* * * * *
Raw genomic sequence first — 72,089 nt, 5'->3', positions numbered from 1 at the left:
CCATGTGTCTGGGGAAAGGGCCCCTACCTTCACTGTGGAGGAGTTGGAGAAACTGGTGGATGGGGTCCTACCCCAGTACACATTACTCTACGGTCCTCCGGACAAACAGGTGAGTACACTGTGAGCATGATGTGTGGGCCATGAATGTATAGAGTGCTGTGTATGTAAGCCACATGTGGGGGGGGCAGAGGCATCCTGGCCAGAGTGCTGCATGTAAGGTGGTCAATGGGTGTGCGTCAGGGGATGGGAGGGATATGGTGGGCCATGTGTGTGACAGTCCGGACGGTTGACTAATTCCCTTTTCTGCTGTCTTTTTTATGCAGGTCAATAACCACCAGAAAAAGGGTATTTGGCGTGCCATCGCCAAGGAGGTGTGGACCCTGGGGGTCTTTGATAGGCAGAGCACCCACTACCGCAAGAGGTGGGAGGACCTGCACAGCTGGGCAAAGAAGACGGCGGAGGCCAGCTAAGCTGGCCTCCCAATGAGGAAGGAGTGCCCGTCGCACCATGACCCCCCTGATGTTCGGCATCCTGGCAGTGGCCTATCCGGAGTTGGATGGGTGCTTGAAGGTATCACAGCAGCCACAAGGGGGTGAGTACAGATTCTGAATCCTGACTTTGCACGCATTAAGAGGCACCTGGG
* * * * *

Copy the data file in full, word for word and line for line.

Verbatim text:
Raw genomic sequence first — 72,089 nt, 5'->3', positions numbered from 1 at the left:
CCATGTGTCTGGGGAAAGGGCCCCTACCTTCACTGTGGAGGAGTTGGAGAAACTGGTGGATGGGGTCCTACCCCAGTACACATTACTCTACGGTCCTCCGGACAAACAGGTGAGTACACTGTGAGCATGATGTGTGGGCCATGAATGTATAGAGTGCTGTGTATGTAAGCCACATGTGGGGGGGGCAGAGGCATCCTGGCCAGAGTGCTGCATGTAAGGTGGTCAATGGGTGTGCGTCAGGGGATGGGAGGGATATGGTGGGCCATGTGTGTGACAGTCCGGACGGTTGACTAATTCCCTTTTCTGCTGTCTTTTTTATGCAGGTCAATAACCACCAGAAAAAGGGTATTTGGCGTGCCATCGCCAAGGAGGTGTGGACCCTGGGGGTCTTTGATAGGCAGAGCACCCACTACCGCAAGAGGTGGGAGGACCTGCACAGCTGGGCAAAGAAGACGGCGGAGGCCAGCTAAGCTGGCCTCCCAATGAGGAAGGAGTGCCCGTCGCACCATGACCCCCCTGATGTTCGGCATCCTGGCAGTGGCCTATCCGGAGTTGGATGGGTGCTTGAAGGTATCACAGCAGCCACAAGGGGGTGAGTACAGATTCTGAATCCTGACTTTGCACGCATTAAGAGGCACCTGGG